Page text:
Incumbents advance, fire measures win

The Mirror

Voters in the primary election Tuesday gave a thumbs-up to Federal Way City Council and Federal Way School Board incumbents, passed the Federal Way Fire Department's levy and approved a merger of the department with another fire district.

City Councilwoman Jeanne Burbidge topped the four-way race for Position 4. With 2,302 votes (44.4 percent), she was well ahead of runnerup Mark Walsh (1,643 votes, 31.7 percent). They'll meet in the general election in November in a contest that could hinge on whether Burbidge gains enough of the approximately 24 percent of the primary votes that went to Bill Foulkes and Gayla Hardison.

Tom Madden, the appointed District 4 School Board member, led Helen Stanwell in a close contest. Madden received 2,577 votes (35.4 percent) to Stanwell's 2,401 (32.9 percent). They're assured of reaching the November runoff, as Jim Storvick (21 percent) and Bob Wheeler (10 percent) finished well back.

Federal Way Fire Department's property tax levy, a major part of the fire protection budget, was overwhelmingly approved with a 70.5 percent yes vote.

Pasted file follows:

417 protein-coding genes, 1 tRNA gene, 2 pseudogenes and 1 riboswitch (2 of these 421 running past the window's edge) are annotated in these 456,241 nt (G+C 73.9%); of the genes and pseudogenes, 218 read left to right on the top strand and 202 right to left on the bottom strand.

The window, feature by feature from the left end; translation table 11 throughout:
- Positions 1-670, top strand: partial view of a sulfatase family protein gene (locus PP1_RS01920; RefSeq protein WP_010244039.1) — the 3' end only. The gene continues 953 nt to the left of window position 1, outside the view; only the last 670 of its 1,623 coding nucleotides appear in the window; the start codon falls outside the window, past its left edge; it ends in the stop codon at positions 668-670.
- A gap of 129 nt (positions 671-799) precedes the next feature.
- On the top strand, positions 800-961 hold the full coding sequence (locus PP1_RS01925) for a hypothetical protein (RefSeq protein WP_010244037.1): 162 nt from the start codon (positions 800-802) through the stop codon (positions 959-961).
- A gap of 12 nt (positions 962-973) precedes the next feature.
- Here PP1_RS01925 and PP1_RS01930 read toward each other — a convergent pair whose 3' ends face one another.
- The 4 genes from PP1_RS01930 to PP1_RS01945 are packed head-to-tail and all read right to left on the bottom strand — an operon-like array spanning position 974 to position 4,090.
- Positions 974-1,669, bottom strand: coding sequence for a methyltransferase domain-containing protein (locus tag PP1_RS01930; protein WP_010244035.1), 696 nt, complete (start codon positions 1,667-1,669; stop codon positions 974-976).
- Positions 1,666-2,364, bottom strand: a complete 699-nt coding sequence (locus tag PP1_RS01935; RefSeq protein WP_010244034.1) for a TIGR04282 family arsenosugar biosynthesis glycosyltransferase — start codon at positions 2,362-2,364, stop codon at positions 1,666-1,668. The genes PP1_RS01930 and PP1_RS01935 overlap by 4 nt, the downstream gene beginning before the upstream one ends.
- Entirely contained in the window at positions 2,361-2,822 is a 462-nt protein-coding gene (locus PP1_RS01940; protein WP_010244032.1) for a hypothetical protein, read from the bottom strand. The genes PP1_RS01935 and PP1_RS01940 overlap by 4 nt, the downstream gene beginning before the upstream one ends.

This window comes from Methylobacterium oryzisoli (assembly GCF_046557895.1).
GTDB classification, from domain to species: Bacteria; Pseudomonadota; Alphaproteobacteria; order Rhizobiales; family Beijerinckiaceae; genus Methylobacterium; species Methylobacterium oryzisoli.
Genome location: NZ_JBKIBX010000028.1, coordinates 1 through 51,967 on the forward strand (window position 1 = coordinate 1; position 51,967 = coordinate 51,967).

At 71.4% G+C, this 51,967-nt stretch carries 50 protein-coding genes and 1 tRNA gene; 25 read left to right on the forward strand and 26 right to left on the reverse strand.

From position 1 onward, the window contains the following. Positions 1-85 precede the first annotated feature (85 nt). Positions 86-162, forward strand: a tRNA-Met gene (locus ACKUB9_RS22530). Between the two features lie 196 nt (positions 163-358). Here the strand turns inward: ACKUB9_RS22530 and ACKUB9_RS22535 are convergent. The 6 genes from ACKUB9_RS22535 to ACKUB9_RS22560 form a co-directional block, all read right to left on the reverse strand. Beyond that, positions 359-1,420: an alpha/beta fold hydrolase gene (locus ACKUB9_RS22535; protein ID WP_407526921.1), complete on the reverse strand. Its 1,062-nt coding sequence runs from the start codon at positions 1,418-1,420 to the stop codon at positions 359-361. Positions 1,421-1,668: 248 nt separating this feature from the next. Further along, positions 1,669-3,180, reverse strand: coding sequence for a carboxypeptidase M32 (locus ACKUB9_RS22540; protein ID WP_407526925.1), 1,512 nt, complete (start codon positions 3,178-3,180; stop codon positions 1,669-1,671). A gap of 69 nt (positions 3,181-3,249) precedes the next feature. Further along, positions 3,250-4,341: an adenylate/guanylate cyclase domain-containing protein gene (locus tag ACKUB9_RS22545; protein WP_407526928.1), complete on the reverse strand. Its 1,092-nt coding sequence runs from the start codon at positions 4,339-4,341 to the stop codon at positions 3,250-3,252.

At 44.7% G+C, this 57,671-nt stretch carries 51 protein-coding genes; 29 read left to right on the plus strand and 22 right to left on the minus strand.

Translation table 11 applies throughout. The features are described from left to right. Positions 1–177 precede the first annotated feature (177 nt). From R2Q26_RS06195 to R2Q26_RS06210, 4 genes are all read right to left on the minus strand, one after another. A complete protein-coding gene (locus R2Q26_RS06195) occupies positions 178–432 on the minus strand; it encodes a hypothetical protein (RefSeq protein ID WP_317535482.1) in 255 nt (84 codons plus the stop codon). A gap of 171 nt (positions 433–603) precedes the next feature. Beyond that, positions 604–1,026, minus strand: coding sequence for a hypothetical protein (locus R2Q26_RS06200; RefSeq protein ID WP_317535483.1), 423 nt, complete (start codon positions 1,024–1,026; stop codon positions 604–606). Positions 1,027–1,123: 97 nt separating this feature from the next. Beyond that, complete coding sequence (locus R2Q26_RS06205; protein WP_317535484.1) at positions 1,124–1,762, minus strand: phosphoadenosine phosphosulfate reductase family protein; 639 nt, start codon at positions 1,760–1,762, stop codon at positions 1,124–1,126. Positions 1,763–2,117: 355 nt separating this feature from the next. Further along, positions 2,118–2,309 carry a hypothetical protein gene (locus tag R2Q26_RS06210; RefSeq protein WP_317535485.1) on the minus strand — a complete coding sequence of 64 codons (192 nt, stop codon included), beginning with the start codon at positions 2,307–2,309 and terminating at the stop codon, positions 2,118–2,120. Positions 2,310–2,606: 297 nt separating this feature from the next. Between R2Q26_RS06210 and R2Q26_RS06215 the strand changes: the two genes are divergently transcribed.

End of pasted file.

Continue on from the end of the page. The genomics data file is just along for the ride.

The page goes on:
So was Fire District 26's proposal to Des Moines voters for a merger with the Federal Way department. Nearly 90 percent of the ballots favored the merger. Voters in Federal Way weren't part of the decision.

The Des Moines district's property levy also passed.

In countywide races, King County Executive Ron Sims and Sheriff Sue Rahr easily advanced to the general election.

Sims' 58,157 votes (69.7 percent) made him the Democrats' choice to face Republican David Irons, a County Councilman who had no opposition in the primary.

Rahr, appointed last year, snared 82,565 votes (64.5 percent). Greg Schmidt (22,783, 17.8 percent) and Jim Fuda (22,397, 17.5 percent) were in a tight duel to be her opponent in November.

Updated results in all races are scheduled to be posted by the county election department today at 4:30 p.m. They'll be available at and through a link with The Mirror's on-line edition (

Election officials, still stinging from criticism of handling of ballots in last year's election, reported a hassle-free election Tuesday. Of the 177,578 absentee ballots received by yesterday, 90,709 were counted along with 52,456 votes cast at polling places. The remaining 10 precincts not included in tonight's final posting will be counted and posted tomorrow at 4:30 p.m.

"Our work is not over," said Dean Logan, the county's top election official as director of the Records, Elections and Licensing Services Department.  The next 10 days will include final counting of ballots and certification of results by the Sept. 30 deadline for declaring official results.

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